Given a training set of input vectors with corresponding target output vectors, layers are incrementally grown and trained by regression analysis, then pruned with the help of a separate validation set, where regularisation is used to weed out superfluous units. The numbers of layers and units per layer are learned in problem-dependent fashion.

Like later deep NNs, Ivakhnenko's nets learned to create hierarchical, distributed, internal representations of incoming data.

He did not call them deep learning NNs, but that's what they were. In fact, the ancient term "deep learning" was first introduced to Machine Learning much later by Dechter (1986), and to NNs by Aizenberg et al (2000).[DL2] (Margin note: our 2005 paper on deep learning[DL6,6a] was the first machine learning publication with the word combination "learn deep" in the title.[T22])

1967-68: Deep Learning by Stochastic Gradient Descent

In 1967-68, Shun-Ichi Amari trained deep MLPs by stochastic gradient descent

Ivakhnenko and Lapa (1965, see above) trained their deep networks layer by layer. In 1967, however, Shun-Ichi Amari suggested to train MLPs with many layers in non-incremental end-to-end fashion from scratch by stochastic gradient descent (SGD),[GD1] a method proposed in 1951 by Robbins & Monro.[STO51-52]

Amari's implementation[GD2,GD2a] (with his student Saito) learned internal representations in a five layer MLP with two modifiable layers, which was trained to classify non-linearily separable pattern classes. Back then compute was billions of times more expensive than today.

See also Iakov Zalmanovich Tsypkin's even earlier work on gradient descent-based on-line learning for non-linear systems.[GDa-b]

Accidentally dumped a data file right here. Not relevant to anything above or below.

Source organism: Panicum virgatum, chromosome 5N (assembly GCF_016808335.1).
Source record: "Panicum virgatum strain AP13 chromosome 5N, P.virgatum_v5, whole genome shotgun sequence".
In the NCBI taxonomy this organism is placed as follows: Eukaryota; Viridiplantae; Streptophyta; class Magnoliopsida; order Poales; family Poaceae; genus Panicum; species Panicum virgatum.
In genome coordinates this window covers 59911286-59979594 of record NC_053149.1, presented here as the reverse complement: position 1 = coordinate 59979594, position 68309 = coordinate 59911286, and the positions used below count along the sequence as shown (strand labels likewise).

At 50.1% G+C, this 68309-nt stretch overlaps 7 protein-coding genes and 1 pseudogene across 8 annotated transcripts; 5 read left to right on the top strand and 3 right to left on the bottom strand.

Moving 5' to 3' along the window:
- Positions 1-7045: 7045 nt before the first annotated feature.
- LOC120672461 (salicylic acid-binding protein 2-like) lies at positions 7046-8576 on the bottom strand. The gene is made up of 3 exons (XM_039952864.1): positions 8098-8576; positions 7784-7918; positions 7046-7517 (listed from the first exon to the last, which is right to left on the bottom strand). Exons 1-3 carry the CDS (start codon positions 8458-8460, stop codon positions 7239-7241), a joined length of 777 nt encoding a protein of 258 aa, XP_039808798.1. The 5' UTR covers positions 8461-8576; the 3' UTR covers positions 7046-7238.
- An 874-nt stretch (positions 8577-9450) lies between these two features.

Remarkably, as mentioned above, Amari also published learning RNNs in 1972.[AMH1]

1970: Backpropagation. 1982: For NNs. 1960: Precursor.

who invented backpropagation?

In 1970, Seppo Linnainmaa was the first to publish what's now known as backpropagation, the famous algorithm for credit assignment in networks of differentiable nodes,[BP1,4,5] also known as "reverse mode of automatic differentiation." It is now the foundation of widely used NN software packages such as PyTorch and Google's Tensorflow.

In 1960, Henry J. Kelley had a precursor of backpropagation in the field of control theory

In 1982, Paul Werbos proposed to use the method to train NNs,[BP2] extending ideas in his 1974 thesis.

In 1960, Henry J. Kelley already had a precursor of backpropagation in the field of control theory;[BPA] see also later work of the early 1960s by Stuart Dreyfus and Arthur E. Bryson.[BPB][BPC][R7] Unlike Linnainmaa's general method,[BP1] the systems of the 1960s[BPA-C] backpropagated derivative information through standard Jacobian matrix calculations from one "stage" to the previous one, neither addressing direct links across several stages nor potential additional efficiency gains due to network sparsity.

Backpropagation is essentially an efficient way of implementing Leibniz's chain rule[LEI07-10] (1676) (see above) for deep networks. Cauchy's gradient descent[GD'] uses this to incrementally weaken certain NN connections and strengthen others in the course of many trials, such that the NN behaves more and more like some teacher, which could be a human, or another NN,[UN-UN2] or something else.

By 1985, compute had become about 1,000 times cheaper than in 1970, and the first desktop computers had just become accessible in wealthier academic labs. An experimental analysis of the known method[BP1-2] by David E. Rumelhart et al. then demonstrated that backpropagation can yield useful internal representations in hidden layers of NNs.[RUM] At least for supervised learning, backpropagation is generally more efficient than Amari's above-mentioned deep learning through the more general SGD method (1967), which learned useful internal representations in NNs about 2 decades earlier.[GD1-2a]